Emily Hathaway (Geology) University of Dayton
Stormwater retention ponds are constructed to decrease peak flows of runoff from urban development. In the process of retaining water, the quality of water may be enhanced. To determine the effects of retention ponds on water quality, I measured inputs and outputs of water quality during two summer storms in James City County, VA. Water was collected using automated ISCO samplers and analyzed for particulate phosphorus and dissolved forms of nitrogen (N) and phosphorus (P). Nutrient concentrations were combined with measurements of water flow volumes during storms to calculate nutrient budgets and removal efficiences. For the basin located at the Mulberry Place development, nutrient removal efficiency during storms ranged from 28% to 98% and was variable both by storm and by species (N or P). For the basin located at the Pointe at Jamestown development, nutrient removal efficiency ranged from 8% to 93%. For both basins, amounts of dissolved phosphorus input and output were larger than the amounts of particulate phosphorus. Similarly, amounts of dissolved nitrate+nitrite were larger than that amounts of dissolved ammonium. Although some nutrient removal was observed in both ponds for both storms, the efficiency of nutrient retention is influenced by watershed characteristics, basin shape, and the intensity and size of storms, among other environmental variables. As a result, the ability of stormwater retention basins to meet any specified water quality standard cannot be calculated without actual measurement, i.e., engineering solutions do not predict the observed field variation in basin performance.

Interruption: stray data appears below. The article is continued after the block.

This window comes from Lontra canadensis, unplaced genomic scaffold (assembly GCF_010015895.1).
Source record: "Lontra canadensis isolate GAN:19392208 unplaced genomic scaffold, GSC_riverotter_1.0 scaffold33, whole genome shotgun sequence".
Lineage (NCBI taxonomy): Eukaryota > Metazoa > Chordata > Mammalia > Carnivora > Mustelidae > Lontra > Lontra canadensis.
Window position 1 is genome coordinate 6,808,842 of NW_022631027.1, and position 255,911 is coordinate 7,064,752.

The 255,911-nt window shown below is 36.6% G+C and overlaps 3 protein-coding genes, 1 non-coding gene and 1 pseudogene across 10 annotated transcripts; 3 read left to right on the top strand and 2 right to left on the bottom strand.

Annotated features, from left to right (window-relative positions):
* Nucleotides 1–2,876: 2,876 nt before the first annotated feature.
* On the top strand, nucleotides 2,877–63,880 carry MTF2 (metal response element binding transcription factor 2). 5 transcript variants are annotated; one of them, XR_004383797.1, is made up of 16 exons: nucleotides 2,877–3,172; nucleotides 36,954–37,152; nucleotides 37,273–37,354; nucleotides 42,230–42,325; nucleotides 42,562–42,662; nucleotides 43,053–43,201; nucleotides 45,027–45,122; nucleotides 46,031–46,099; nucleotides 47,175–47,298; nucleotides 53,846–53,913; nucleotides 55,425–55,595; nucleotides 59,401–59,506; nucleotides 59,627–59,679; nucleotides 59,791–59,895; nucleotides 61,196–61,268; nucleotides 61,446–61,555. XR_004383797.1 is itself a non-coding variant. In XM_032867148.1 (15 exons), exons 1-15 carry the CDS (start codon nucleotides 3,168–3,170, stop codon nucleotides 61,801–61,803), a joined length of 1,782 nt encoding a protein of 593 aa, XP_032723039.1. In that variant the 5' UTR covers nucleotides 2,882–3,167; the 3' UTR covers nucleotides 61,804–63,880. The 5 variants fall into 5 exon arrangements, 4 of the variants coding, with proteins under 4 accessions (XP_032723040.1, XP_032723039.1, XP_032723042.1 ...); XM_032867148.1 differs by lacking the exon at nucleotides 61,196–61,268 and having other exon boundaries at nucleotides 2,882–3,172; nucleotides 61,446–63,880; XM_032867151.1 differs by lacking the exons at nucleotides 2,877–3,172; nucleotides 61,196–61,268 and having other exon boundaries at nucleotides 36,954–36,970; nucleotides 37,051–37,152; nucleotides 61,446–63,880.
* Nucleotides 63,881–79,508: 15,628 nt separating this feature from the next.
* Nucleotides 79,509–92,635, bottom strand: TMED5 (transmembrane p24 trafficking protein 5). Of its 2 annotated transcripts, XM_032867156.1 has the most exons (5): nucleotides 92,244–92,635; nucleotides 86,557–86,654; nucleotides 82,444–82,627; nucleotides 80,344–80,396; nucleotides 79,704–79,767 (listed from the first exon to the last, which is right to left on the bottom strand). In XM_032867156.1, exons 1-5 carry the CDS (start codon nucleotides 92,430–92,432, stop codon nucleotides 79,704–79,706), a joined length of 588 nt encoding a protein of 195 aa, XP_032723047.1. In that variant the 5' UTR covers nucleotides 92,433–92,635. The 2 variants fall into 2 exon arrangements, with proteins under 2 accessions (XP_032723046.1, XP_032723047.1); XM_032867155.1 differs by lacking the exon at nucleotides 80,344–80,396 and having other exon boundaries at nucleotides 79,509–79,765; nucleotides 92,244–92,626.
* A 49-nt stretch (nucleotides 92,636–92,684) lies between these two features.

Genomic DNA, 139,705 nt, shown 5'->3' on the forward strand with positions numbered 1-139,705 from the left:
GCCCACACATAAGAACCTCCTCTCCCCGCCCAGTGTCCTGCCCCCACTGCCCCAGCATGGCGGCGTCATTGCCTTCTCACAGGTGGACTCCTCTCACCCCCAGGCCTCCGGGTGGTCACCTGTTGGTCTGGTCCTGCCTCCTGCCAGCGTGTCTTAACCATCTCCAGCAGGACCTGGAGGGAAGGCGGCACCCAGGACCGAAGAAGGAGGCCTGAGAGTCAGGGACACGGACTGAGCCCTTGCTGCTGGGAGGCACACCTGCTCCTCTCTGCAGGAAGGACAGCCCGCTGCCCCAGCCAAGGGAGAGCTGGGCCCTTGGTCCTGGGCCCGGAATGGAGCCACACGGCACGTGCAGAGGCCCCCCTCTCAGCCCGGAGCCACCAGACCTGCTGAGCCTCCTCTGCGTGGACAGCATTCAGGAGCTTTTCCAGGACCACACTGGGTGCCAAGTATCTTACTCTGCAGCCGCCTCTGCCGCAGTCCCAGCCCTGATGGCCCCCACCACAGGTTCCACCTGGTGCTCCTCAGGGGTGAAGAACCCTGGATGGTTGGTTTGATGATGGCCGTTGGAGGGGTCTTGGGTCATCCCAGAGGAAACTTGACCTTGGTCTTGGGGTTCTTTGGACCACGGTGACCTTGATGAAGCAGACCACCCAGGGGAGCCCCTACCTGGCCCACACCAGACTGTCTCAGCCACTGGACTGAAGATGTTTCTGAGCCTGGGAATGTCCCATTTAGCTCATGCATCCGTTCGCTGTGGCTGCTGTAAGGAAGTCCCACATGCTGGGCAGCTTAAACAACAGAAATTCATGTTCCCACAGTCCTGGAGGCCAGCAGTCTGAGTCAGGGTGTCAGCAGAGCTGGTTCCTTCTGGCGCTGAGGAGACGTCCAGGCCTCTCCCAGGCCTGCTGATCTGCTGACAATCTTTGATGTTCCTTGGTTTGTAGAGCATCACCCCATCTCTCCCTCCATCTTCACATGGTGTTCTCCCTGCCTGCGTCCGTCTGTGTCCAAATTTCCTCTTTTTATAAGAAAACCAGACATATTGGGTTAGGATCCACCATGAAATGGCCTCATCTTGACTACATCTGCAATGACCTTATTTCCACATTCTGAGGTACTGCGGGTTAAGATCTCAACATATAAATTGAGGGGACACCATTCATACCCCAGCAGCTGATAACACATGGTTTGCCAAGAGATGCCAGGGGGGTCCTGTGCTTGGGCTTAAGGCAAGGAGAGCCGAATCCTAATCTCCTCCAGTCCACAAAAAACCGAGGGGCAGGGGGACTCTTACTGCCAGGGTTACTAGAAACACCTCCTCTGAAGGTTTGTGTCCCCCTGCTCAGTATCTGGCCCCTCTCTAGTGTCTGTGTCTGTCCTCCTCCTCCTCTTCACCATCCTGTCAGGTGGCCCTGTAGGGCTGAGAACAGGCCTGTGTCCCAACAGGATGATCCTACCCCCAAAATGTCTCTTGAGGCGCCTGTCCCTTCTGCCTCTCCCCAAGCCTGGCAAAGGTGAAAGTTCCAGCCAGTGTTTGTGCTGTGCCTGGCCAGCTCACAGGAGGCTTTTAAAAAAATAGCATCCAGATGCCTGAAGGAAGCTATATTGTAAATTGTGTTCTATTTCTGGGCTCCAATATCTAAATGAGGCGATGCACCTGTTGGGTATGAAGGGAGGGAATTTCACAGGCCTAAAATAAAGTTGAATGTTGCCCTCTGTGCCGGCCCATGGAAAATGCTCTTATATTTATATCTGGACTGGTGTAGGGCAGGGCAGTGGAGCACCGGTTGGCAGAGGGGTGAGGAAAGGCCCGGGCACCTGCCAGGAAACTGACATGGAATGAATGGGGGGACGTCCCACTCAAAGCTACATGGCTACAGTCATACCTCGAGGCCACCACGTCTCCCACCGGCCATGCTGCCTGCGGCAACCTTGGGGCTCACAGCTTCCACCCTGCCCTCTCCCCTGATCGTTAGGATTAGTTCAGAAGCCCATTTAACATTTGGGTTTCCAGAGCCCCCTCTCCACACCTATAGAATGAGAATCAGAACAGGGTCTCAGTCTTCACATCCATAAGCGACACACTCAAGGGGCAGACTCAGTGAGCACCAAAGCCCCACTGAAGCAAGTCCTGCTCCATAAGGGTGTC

For additional documentation Emily Hathaway provided a PowerPoint Presentation entitled "The Effects of Retention Basins on Stormwater Quality" provided here in PDF form.